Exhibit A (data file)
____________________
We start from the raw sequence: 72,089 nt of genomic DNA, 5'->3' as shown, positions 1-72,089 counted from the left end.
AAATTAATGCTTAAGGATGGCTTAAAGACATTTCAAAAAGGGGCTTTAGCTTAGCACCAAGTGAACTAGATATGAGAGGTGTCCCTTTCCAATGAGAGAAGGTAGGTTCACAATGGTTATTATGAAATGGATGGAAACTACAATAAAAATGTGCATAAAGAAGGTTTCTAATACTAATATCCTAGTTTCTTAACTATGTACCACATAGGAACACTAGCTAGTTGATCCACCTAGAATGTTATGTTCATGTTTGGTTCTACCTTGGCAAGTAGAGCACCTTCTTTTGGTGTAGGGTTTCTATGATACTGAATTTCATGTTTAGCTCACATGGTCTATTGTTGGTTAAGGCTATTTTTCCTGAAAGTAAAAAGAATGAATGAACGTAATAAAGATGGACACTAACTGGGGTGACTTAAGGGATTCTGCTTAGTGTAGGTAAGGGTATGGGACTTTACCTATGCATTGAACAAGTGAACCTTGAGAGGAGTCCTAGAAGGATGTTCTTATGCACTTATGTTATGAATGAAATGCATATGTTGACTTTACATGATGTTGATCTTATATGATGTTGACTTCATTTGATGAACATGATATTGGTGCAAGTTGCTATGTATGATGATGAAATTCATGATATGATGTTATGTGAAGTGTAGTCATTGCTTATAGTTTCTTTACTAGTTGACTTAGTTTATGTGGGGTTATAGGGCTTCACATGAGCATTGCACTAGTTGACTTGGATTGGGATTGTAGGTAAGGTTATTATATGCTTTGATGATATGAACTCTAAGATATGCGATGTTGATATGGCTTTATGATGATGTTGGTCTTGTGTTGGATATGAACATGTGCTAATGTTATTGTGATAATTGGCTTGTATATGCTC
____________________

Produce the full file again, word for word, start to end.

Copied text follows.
We start from the raw sequence: 72,089 nt of genomic DNA, 5'->3' as shown, positions 1-72,089 counted from the left end.
AAATTAATGCTTAAGGATGGCTTAAAGACATTTCAAAAAGGGGCTTTAGCTTAGCACCAAGTGAACTAGATATGAGAGGTGTCCCTTTCCAATGAGAGAAGGTAGGTTCACAATGGTTATTATGAAATGGATGGAAACTACAATAAAAATGTGCATAAAGAAGGTTTCTAATACTAATATCCTAGTTTCTTAACTATGTACCACATAGGAACACTAGCTAGTTGATCCACCTAGAATGTTATGTTCATGTTTGGTTCTACCTTGGCAAGTAGAGCACCTTCTTTTGGTGTAGGGTTTCTATGATACTGAATTTCATGTTTAGCTCACATGGTCTATTGTTGGTTAAGGCTATTTTTCCTGAAAGTAAAAAGAATGAATGAACGTAATAAAGATGGACACTAACTGGGGTGACTTAAGGGATTCTGCTTAGTGTAGGTAAGGGTATGGGACTTTACCTATGCATTGAACAAGTGAACCTTGAGAGGAGTCCTAGAAGGATGTTCTTATGCACTTATGTTATGAATGAAATGCATATGTTGACTTTACATGATGTTGATCTTATATGATGTTGACTTCATTTGATGAACATGATATTGGTGCAAGTTGCTATGTATGATGATGAAATTCATGATATGATGTTATGTGAAGTGTAGTCATTGCTTATAGTTTCTTTACTAGTTGACTTAGTTTATGTGGGGTTATAGGGCTTCACATGAGCATTGCACTAGTTGACTTGGATTGGGATTGTAGGTAAGGTTATTATATGCTTTGATGATATGAACTCTAAGATATGCGATGTTGATATGGCTTTATGATGATGTTGGTCTTGTGTTGGATATGAACATGTGCTAATGTTATTGTGATAATTGGCTTGTATATGCTC